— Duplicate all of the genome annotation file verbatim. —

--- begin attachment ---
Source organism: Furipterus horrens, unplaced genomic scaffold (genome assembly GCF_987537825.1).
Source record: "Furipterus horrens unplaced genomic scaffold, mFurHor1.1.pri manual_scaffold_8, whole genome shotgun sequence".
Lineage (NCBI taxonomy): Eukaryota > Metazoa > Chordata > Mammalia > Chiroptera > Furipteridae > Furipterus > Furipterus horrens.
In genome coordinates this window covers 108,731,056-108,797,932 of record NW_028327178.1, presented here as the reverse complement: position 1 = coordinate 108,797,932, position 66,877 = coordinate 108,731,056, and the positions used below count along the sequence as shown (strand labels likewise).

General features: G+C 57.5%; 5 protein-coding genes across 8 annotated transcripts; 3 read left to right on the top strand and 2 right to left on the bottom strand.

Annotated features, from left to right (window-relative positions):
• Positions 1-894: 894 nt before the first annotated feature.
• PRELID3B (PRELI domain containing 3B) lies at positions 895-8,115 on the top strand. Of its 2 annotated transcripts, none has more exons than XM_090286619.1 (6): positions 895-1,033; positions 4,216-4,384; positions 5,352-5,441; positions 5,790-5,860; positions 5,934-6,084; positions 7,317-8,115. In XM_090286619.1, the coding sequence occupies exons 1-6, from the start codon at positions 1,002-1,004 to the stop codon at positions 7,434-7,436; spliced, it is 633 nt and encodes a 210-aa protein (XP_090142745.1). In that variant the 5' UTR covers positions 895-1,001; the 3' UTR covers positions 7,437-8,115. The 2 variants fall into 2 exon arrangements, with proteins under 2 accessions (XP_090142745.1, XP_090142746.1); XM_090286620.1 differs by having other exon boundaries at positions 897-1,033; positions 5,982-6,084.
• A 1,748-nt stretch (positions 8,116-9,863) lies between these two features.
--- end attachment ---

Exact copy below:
Source organism: Furipterus horrens, unplaced genomic scaffold (genome assembly GCF_987537825.1).
Source record: "Furipterus horrens unplaced genomic scaffold, mFurHor1.1.pri manual_scaffold_8, whole genome shotgun sequence".
Lineage (NCBI taxonomy): Eukaryota > Metazoa > Chordata > Mammalia > Chiroptera > Furipteridae > Furipterus > Furipterus horrens.
In genome coordinates this window covers 108,731,056-108,797,932 of record NW_028327178.1, presented here as the reverse complement: position 1 = coordinate 108,797,932, position 66,877 = coordinate 108,731,056, and the positions used below count along the sequence as shown (strand labels likewise).

General features: G+C 57.5%; 5 protein-coding genes across 8 annotated transcripts; 3 read left to right on the top strand and 2 right to left on the bottom strand.

Annotated features, from left to right (window-relative positions):
• Positions 1-894: 894 nt before the first annotated feature.
• PRELID3B (PRELI domain containing 3B) lies at positions 895-8,115 on the top strand. Of its 2 annotated transcripts, none has more exons than XM_090286619.1 (6): positions 895-1,033; positions 4,216-4,384; positions 5,352-5,441; positions 5,790-5,860; positions 5,934-6,084; positions 7,317-8,115. In XM_090286619.1, the coding sequence occupies exons 1-6, from the start codon at positions 1,002-1,004 to the stop codon at positions 7,434-7,436; spliced, it is 633 nt and encodes a 210-aa protein (XP_090142745.1). In that variant the 5' UTR covers positions 895-1,001; the 3' UTR covers positions 7,437-8,115. The 2 variants fall into 2 exon arrangements, with proteins under 2 accessions (XP_090142745.1, XP_090142746.1); XM_090286620.1 differs by having other exon boundaries at positions 897-1,033; positions 5,982-6,084.
• A 1,748-nt stretch (positions 8,116-9,863) lies between these two features.